This began as a single post I started some time ago, but it has grown until it has simply become far too long for a single blog post, so I’ve decided to carve it up into parts and post more of it as I write it.
I’ve had the opportunity to teach for an ongoing discussion group/class my church has been hosting, going through Wayne Grudem’s Systematic Theology. I recently was given the opportunity to teach on the doctrine of the Trinity, an opportunity I was extremely excited to take advantage of. The discussion was good and I was very gratified to spend an extended period walking through large chunks of the Gospel of John to see how the doctrine is revealed by God’s Word: not in a singular verse that says “God is one being made up of three persons,” but by the manner in which God reveals Himself, the perfect cooperation of Father, Son, and Spirit in calling God’s people to Himself in salvation and completing that work perfectly.
And it is about that work, and about that call, that I wish I write. In our discussion group our leader posted a link to this paper by Dr. Kenneth Boa on the question of God’s sovereignty in salvation versus human responsibility before God. Dr. Boa says much with which I can agree; it is by no means a thoughtless screed like those so often written against the reformed position, and he goes to great lengths to insure that Scripture is looked at as a whole. He does not deny God’s election of His people, nor the power of God to save.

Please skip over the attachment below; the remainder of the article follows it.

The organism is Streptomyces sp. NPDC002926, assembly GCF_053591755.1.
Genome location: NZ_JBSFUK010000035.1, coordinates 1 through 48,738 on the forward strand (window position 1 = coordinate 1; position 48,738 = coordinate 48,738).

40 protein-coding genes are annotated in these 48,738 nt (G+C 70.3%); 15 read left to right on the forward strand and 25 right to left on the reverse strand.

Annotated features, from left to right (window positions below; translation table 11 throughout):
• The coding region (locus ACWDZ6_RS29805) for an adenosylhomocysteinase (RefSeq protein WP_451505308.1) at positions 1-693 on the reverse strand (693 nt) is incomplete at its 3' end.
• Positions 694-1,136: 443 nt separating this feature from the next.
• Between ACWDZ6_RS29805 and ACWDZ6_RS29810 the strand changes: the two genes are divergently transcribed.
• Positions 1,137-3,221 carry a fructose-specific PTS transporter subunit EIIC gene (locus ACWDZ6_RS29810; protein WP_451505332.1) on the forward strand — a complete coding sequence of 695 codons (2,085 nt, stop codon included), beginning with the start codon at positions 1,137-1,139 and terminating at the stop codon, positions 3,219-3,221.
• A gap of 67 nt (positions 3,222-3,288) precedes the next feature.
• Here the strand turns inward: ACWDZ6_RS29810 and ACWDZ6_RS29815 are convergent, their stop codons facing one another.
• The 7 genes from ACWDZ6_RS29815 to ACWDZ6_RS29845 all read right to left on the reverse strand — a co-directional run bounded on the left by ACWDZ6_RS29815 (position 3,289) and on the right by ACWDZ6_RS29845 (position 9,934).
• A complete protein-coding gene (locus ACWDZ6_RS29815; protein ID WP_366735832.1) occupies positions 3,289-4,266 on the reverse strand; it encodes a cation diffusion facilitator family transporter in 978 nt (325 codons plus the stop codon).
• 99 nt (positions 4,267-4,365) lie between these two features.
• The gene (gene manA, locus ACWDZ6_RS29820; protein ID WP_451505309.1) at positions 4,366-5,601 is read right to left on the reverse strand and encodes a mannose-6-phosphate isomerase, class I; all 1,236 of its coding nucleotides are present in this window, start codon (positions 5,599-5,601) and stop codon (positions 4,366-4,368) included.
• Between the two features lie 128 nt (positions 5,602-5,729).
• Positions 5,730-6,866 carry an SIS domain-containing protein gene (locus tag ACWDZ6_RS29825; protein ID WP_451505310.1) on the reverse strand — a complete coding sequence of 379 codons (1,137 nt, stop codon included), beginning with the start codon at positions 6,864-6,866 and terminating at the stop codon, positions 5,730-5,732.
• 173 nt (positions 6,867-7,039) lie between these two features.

Nevertheless, there are a few things I wish to consider in this paper, to discuss at some length and respond to in good faith and brotherly love. I will argue that Dr. Boa has a tradition that is driving him to certain positions in opposition to what the Scriptures reveal, and I want to try to walk through the relevant texts to demonstrate that. Not because I have a driving desire to spend my every moment defending reformed theology, but because I take the doctrine of God’s freedom to save His church to His own eternal glory very seriously, and I take just as seriously the doctrine of the depravity of man.
These two doctrines are analogs, they inform each other and are seen, I will argue, very clearly in Scripture: man’s complete inability to turn from his sin and the rule of his desires over his heart to his own ultimate destruction, and God’s perfect ability to take a man in that state of slavery and spiritual death and turn him into a man whose heart beats for the glory of Christ. I consider myself an example of this by God’s grace, and therefore will say before any reader that the only boasting that will be done here will be done in the cross of Christ. I believe that Dr. Boa would agree to this as well, and I hope that, should he actually read this, he sees that this is written in a tone of respect and a desire to glorify God by honoring the full measure of God’s revelation.